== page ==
The EU has warned it is at “a crossroads in our relationship with the UK” and “patience is very, very, very thin” as the two sides failed to make any breakthroughs on issues surrounding the Northern Ireland Protocol.
Talks between European Commission vice-president Maros Sefcovic and Brexit minister Lord Frost, aimed at ending the deadlock over the implementation of the Brexit Withdrawal Agreement in Northern Ireland, ended without significant progress on Wednesday.
At a press conference afterwards, Mr Sefcovic said the bloc had not ruled out “cross-retaliation” if the UK does not abide by the agreement.
He refused to set a deadline by which the EU could take further steps, but warned “patience really is very, very, very thin”.
Mr Sefcovic insisted he came to London to “find the solution” but options on the table included the suspension of co-operation in certain sectors and quota tariffs.
“The trust, which will be at the heart of every partnership, needs to be restored,” he said.
Lord Frost has accused the EU of taking an “extremely purist” approach to the agreement concerning checks on goods moving to Northern Ireland from the rest of the UK as required under the terms of the Withdrawl Agreement signed on Christmas Eve.
But Mr Sefcovic suggested the UK had not fully appreciated the impact of Brexit.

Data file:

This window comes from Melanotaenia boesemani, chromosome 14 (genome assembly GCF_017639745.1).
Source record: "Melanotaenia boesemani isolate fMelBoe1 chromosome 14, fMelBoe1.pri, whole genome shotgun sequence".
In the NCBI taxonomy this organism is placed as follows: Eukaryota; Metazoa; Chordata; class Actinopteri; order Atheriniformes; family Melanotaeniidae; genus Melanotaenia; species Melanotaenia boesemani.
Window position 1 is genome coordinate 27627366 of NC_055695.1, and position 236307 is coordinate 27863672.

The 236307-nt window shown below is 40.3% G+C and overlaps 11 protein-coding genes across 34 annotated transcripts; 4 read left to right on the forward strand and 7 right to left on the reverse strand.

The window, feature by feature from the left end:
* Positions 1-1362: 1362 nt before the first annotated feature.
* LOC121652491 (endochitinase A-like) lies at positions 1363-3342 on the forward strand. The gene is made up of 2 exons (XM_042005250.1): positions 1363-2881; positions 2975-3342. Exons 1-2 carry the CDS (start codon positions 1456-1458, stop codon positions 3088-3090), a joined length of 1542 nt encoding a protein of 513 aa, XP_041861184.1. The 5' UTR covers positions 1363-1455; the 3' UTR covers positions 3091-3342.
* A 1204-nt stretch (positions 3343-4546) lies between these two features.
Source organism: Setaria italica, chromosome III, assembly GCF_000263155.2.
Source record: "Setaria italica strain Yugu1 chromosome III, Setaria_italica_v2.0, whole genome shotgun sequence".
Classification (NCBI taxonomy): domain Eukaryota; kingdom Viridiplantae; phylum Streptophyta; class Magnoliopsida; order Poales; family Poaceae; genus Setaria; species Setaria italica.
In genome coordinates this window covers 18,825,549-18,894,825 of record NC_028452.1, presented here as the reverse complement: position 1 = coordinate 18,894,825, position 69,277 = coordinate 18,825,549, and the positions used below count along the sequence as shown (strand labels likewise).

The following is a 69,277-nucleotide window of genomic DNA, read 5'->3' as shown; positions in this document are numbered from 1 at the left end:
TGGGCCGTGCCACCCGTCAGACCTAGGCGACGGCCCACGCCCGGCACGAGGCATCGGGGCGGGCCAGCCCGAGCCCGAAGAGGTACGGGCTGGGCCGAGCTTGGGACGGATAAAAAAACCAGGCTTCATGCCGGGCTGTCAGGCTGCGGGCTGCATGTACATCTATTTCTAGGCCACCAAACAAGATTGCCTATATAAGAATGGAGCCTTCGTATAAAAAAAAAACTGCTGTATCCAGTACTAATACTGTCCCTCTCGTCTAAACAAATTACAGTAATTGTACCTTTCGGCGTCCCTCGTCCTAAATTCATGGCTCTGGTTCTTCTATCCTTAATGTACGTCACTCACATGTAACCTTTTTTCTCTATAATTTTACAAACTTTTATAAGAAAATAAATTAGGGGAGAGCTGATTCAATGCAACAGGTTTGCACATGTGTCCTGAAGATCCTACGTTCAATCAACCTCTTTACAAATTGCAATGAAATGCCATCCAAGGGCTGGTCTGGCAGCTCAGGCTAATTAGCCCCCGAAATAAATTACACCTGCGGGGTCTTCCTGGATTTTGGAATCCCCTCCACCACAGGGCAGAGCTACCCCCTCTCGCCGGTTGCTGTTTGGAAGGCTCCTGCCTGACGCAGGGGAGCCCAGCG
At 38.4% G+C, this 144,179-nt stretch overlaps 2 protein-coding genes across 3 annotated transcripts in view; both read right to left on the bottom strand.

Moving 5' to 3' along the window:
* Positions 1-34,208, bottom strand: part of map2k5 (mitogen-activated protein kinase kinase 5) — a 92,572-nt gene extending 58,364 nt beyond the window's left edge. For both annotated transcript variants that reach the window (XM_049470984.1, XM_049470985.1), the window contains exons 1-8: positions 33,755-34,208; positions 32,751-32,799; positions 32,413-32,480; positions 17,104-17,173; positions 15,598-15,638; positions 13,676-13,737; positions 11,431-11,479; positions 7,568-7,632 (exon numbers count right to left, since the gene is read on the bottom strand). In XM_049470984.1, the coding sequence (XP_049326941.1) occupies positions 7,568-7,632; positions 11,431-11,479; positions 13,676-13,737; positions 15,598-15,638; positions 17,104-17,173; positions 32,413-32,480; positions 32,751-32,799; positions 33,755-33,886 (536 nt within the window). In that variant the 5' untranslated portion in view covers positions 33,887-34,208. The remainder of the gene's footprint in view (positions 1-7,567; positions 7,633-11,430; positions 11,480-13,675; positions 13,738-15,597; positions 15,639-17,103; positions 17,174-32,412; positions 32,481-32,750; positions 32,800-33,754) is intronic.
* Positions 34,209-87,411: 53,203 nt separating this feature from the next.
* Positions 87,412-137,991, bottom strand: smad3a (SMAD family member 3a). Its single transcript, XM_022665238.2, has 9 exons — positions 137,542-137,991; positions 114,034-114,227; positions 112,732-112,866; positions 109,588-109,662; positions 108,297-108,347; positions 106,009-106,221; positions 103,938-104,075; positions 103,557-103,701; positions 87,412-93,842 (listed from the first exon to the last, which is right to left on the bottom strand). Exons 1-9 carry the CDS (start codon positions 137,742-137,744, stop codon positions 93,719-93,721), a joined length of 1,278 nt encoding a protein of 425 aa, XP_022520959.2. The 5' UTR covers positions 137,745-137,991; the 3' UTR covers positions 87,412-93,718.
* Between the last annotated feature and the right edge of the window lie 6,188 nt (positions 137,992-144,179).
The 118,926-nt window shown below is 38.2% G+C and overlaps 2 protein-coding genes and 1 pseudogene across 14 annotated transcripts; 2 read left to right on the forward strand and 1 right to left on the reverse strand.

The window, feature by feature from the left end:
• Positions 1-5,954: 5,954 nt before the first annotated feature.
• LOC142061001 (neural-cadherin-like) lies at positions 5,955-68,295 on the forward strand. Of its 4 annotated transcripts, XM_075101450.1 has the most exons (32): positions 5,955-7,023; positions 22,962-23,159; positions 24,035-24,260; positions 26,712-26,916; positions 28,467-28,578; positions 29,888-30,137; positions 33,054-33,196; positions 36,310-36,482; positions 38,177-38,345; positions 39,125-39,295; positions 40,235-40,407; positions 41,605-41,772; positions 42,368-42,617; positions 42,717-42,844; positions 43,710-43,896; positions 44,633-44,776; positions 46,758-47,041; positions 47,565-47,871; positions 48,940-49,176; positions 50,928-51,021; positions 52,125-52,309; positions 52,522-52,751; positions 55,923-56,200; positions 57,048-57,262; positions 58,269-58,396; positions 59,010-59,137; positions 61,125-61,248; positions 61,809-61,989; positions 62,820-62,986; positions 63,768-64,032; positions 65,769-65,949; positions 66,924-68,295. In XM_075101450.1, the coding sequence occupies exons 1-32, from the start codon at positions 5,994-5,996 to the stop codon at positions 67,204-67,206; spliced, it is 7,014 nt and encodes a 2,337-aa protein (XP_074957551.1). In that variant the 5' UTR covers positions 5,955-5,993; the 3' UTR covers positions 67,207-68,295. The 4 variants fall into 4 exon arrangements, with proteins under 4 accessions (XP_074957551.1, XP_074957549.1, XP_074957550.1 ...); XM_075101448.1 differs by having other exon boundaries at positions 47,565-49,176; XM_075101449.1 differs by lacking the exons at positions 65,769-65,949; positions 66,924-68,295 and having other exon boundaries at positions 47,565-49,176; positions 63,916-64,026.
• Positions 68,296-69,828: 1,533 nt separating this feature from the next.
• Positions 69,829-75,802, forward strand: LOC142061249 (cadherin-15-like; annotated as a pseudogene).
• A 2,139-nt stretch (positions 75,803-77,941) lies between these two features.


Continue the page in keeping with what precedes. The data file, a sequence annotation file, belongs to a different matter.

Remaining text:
“It might be that our British partners could not have fully estimated what will be the consequences of the Brexit they have chosen,” he said.
“What it would mean to leave the single market, the customs union, how complex it can be for businesses, for the Government, for IT systems, for training of personnel.
“And now I will say gradually more and more things are coming to the table… some of them which we’ve foreseen, some of them which were unforeseen.”
Lord Frost refused to rule out the prospect that the UK could unilaterally delay the implementation of checks on chilled meats – due to come in at the end of the month and a key point of contention – if there was no agreement before then.
But Mr Sefcovic said: “If the UK were to take further unilateral action over the coming weeks, we will not be shy in reacting swiftly, firmly and resolutely to ensure that the UK abides by its international obligations.”
He said the EU had already shown “unusual flexibility” in extending the grace period attached to the Northern Ireland Protocol which had taken “enormous trust”.
But he added: “I didn’t come here to put any ultimatums to our UK friends, I was just telling them, as if you go down that path, I mean, this is what will happen – we hope to avoid it, we want to discuss it, we want to be very clear and honest about how we see the current situation, and we still hope that we can work it out.”